Elsewhere: Paris Cafe Culture Reinvents Itself at Home


Photo by Fabien Maurin on Unsplash

If misery loves company, Northwest foodies missing their favorite restaurants need look no farther than Paris where the self-styled culinary center of the universe is as locked down and sensory-deprived as we are.

We can also look to our Parisian friends for inspiration. Surprisingly, the city synonymous with exquisite dining is bearing up in good spirits under the drastically changed circumstances imposed by the global COVID-19 pandemic. Much like our own response to social-distancing orders, Parisians are moving their cocktail parties to virtual venues, ordering restaurant meals for home delivery and dusting off their cookbooks to prepare food at home.

I asked my friend and fellow foreign correspondent Meg Bortin, an American who has lived in Paris for more than 30 years and produces the popular Everyday French Chef cooking blog, for a report on how Parisians are coping with the draconian measures affecting the restaurant scene in the fight against the virus. Here’s what she reports:

“The vibrant café scene in Paris dried up a month ago when the government announced, at 8 p.m. on March 14, that all restaurants, cafés, bistros and bars were to close indefinitely as of midnight. The short notice created a brief frenzy at café terraces that night as Parisians rushed out for a last meal or drink with friends in the four hours before the closure.

“Two days later, President Emmanuel Macron decreed a lock down for the entire population of France; he extended it this week to May 11. The rules allow people to leave their homes for a maximum of one hour a day to shop for food (grocery stores remain open) or take a walk. Police patrol the streets, checking to see that anyone out of doors is armed with a form stating the date and time they left home. Violators risk a fine of $150.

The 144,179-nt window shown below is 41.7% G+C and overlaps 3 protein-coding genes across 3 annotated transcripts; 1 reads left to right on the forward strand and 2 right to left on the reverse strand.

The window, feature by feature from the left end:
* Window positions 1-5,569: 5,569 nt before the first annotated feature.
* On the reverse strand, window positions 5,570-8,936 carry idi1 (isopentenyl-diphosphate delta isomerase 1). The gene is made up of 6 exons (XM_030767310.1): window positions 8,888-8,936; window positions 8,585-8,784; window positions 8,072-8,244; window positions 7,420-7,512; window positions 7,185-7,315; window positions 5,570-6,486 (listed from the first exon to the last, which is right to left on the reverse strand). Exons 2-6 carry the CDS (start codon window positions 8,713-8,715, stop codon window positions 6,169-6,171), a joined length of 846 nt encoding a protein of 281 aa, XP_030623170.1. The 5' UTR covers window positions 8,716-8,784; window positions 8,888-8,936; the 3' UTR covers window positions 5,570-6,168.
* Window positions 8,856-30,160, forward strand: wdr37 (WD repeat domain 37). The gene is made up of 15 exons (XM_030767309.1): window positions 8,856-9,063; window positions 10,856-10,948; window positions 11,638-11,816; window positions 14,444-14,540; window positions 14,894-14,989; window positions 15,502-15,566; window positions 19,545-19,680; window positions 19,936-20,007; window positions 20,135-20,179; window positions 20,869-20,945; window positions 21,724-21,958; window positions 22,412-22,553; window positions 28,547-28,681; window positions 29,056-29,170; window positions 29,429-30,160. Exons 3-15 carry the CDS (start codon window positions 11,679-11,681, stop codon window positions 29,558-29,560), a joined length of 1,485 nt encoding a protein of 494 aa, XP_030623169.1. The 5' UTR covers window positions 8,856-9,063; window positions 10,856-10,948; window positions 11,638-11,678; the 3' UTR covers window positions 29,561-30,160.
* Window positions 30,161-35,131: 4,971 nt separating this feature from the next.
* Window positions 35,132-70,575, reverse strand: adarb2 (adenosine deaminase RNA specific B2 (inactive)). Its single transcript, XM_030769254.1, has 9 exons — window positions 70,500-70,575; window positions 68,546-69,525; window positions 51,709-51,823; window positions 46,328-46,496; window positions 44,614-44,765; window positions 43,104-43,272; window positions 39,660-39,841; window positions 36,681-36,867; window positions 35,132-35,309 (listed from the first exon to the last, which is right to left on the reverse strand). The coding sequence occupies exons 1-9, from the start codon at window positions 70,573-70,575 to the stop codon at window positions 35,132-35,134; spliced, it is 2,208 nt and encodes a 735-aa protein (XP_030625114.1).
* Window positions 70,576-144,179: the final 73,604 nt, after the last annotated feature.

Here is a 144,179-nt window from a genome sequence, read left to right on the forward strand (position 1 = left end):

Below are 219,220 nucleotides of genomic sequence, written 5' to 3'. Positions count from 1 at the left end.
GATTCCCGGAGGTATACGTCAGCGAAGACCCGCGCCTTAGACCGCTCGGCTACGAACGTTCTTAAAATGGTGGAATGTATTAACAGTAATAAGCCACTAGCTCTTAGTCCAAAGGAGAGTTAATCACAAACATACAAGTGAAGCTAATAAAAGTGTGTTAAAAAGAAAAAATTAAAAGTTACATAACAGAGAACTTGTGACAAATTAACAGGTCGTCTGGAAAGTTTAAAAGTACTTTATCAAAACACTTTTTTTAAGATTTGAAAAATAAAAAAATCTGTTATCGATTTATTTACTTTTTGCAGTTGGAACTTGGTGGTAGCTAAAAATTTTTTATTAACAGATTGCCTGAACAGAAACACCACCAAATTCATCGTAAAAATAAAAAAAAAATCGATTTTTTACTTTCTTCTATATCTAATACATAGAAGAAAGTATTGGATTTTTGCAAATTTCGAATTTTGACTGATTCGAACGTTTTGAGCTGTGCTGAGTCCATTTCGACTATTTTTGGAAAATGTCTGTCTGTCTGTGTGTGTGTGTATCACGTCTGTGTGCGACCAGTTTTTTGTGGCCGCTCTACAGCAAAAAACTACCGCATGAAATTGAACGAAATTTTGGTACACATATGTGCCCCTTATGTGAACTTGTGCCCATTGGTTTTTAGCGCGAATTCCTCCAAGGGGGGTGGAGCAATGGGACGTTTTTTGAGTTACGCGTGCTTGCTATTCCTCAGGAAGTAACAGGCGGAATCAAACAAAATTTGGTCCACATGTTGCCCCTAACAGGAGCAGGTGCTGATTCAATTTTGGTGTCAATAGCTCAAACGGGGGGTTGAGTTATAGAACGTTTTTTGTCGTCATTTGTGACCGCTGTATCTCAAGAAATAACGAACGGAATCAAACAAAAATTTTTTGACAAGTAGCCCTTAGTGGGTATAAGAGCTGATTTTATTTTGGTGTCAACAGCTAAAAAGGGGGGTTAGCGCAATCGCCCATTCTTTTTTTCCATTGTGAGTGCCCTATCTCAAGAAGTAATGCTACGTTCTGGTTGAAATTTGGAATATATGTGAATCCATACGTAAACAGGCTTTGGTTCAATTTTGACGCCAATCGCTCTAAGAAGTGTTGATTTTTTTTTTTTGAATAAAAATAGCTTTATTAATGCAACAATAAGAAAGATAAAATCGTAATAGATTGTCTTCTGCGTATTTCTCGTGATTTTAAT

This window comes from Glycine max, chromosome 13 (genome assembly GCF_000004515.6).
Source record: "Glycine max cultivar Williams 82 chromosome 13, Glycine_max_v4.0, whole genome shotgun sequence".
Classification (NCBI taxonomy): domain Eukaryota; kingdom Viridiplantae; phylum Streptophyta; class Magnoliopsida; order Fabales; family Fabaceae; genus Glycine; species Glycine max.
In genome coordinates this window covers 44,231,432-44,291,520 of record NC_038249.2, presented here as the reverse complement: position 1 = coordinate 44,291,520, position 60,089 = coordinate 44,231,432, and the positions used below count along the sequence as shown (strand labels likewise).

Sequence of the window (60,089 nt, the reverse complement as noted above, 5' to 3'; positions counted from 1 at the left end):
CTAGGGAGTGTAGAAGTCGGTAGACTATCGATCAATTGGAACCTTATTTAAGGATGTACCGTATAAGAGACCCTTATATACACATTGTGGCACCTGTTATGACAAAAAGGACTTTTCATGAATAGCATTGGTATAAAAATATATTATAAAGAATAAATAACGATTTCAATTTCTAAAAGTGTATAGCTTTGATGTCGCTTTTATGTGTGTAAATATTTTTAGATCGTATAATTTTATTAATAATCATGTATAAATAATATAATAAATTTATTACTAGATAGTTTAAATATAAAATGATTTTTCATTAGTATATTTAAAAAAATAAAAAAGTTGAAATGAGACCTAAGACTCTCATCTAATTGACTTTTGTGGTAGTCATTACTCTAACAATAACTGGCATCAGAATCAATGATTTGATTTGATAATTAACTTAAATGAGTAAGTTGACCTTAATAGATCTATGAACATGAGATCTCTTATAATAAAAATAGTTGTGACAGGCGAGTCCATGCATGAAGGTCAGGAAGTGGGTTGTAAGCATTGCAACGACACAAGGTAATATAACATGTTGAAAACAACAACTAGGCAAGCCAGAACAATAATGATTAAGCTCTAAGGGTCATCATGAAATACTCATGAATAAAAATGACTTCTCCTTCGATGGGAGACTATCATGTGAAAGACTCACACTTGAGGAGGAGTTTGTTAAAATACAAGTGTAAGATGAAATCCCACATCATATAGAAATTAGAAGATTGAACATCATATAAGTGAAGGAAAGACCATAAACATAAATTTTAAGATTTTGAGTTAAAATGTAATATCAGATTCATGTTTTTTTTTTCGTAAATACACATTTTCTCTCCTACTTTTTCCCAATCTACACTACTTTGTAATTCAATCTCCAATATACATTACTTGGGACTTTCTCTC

“With people confined to their homes, unable to dine out, one result has been a boom in home cooking. Supermarkets are out of flour – baking is suddenly in. Non-cooks have turned to the excellent French frozen food chain Picard, which regularly runs out of supplies, or home food delivery, with restaurant kitchens allowed to operate behind closed doors.

“The good news is that virtual café life is alive and kicking, with the French meeting up for virtual cocktails via phone or Zoom. And every evening at 8 p.m. there’s a virtual street party as Parisians lean out of windows and balconies to applaud the medical professionals who are risking their lives to fight the virus. No more moveable feast, but the café spirit goes on.”

Image by Engin Akyurt from Pixabay

Meg has lately reoriented her blog’s weekly featured recipes to highlight traditional French comfort foods. Her cooking classes are on hold amid the shutdown, so she offers guidance on the website for diners transitioning from reliance on their neighborhood restaurants to preparing their favorites at home.

Lock down of the Paris dining institutions took time to gain respect and compliance. An early report by the all-things-food publication Eater.com contrasted Parisians’ response to Macron’s order a month ago with what followed the 2015 coordinated terrorist attacks in and around the French capital.

“Within 48 hours of the November 13 terrorist attacks, locals returned to their neighborhood cafes and bars, resisting any infringement upon their way of life. It was a beautiful example of solidarity and cultural conviction that helped to lift us out of grief. Today, the stringent measures being enforced to mitigate the spread of COVID-19 are sorely testing that same insouciance – as well as the restaurants and bars that are such an intrinsic and vital part of Parisian life.”

The extremist perpetrators of the 2015 attacks at a sports stadium, a crowded theater and several Paris cafes killed 130 and wounded more than 400. They were the deadliest incidents to befall Paris since World War II.

A sobering fact keeping the French largely compliant with the virus restrictions: 17,188 coronavirus deaths in the country as of Wednesday.

An inspiring development that may give Parisians confidence that their sacrifice is worth it: The number of new COVID-19 cases reported to world health authorities has dropped in the past few days.

Carol J Williams
Carol J Williams
Carol J. Williams is a retired foreign correspondent with 30 years' reporting abroad for the Los Angeles Times and Associated Press. She has reported from more than 80 countries, with a focus on USSR/Russia and Eastern Europe.



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